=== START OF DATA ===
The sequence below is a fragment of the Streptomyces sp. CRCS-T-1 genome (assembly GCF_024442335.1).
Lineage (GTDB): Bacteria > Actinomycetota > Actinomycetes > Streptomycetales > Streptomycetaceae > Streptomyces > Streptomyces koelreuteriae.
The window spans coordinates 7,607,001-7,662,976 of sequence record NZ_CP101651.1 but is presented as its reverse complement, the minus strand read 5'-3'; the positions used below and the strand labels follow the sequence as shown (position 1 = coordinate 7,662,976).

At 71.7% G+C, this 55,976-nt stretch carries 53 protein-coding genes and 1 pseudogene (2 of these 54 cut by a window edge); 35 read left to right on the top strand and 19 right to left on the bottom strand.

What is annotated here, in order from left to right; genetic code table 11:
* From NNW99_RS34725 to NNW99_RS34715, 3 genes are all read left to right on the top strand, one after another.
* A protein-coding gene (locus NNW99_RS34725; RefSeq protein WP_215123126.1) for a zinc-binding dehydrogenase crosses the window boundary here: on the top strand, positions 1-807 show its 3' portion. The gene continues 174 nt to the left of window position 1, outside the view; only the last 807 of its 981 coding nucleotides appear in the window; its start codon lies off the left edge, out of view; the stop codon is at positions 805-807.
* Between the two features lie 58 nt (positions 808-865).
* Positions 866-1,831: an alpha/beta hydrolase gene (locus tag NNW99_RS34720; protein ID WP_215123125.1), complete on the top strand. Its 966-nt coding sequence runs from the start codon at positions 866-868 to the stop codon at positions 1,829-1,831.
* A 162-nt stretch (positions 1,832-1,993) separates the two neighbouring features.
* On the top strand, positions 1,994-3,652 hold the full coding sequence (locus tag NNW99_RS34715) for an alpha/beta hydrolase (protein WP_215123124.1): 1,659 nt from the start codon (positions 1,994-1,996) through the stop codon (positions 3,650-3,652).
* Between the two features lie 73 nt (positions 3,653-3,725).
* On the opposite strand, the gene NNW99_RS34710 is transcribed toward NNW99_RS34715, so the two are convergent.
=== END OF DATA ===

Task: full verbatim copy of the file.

The sequence below is a fragment of the Streptomyces sp. CRCS-T-1 genome (assembly GCF_024442335.1).
Lineage (GTDB): Bacteria > Actinomycetota > Actinomycetes > Streptomycetales > Streptomycetaceae > Streptomyces > Streptomyces koelreuteriae.
The window spans coordinates 7,607,001-7,662,976 of sequence record NZ_CP101651.1 but is presented as its reverse complement, the minus strand read 5'-3'; the positions used below and the strand labels follow the sequence as shown (position 1 = coordinate 7,662,976).

At 71.7% G+C, this 55,976-nt stretch carries 53 protein-coding genes and 1 pseudogene (2 of these 54 cut by a window edge); 35 read left to right on the top strand and 19 right to left on the bottom strand.

What is annotated here, in order from left to right; genetic code table 11:
* From NNW99_RS34725 to NNW99_RS34715, 3 genes are all read left to right on the top strand, one after another.
* A protein-coding gene (locus NNW99_RS34725; RefSeq protein WP_215123126.1) for a zinc-binding dehydrogenase crosses the window boundary here: on the top strand, positions 1-807 show its 3' portion. The gene continues 174 nt to the left of window position 1, outside the view; only the last 807 of its 981 coding nucleotides appear in the window; its start codon lies off the left edge, out of view; the stop codon is at positions 805-807.
* Between the two features lie 58 nt (positions 808-865).
* Positions 866-1,831: an alpha/beta hydrolase gene (locus tag NNW99_RS34720; protein ID WP_215123125.1), complete on the top strand. Its 966-nt coding sequence runs from the start codon at positions 866-868 to the stop codon at positions 1,829-1,831.
* A 162-nt stretch (positions 1,832-1,993) separates the two neighbouring features.
* On the top strand, positions 1,994-3,652 hold the full coding sequence (locus tag NNW99_RS34715) for an alpha/beta hydrolase (protein WP_215123124.1): 1,659 nt from the start codon (positions 1,994-1,996) through the stop codon (positions 3,650-3,652).
* Between the two features lie 73 nt (positions 3,653-3,725).
* On the opposite strand, the gene NNW99_RS34710 is transcribed toward NNW99_RS34715, so the two are convergent.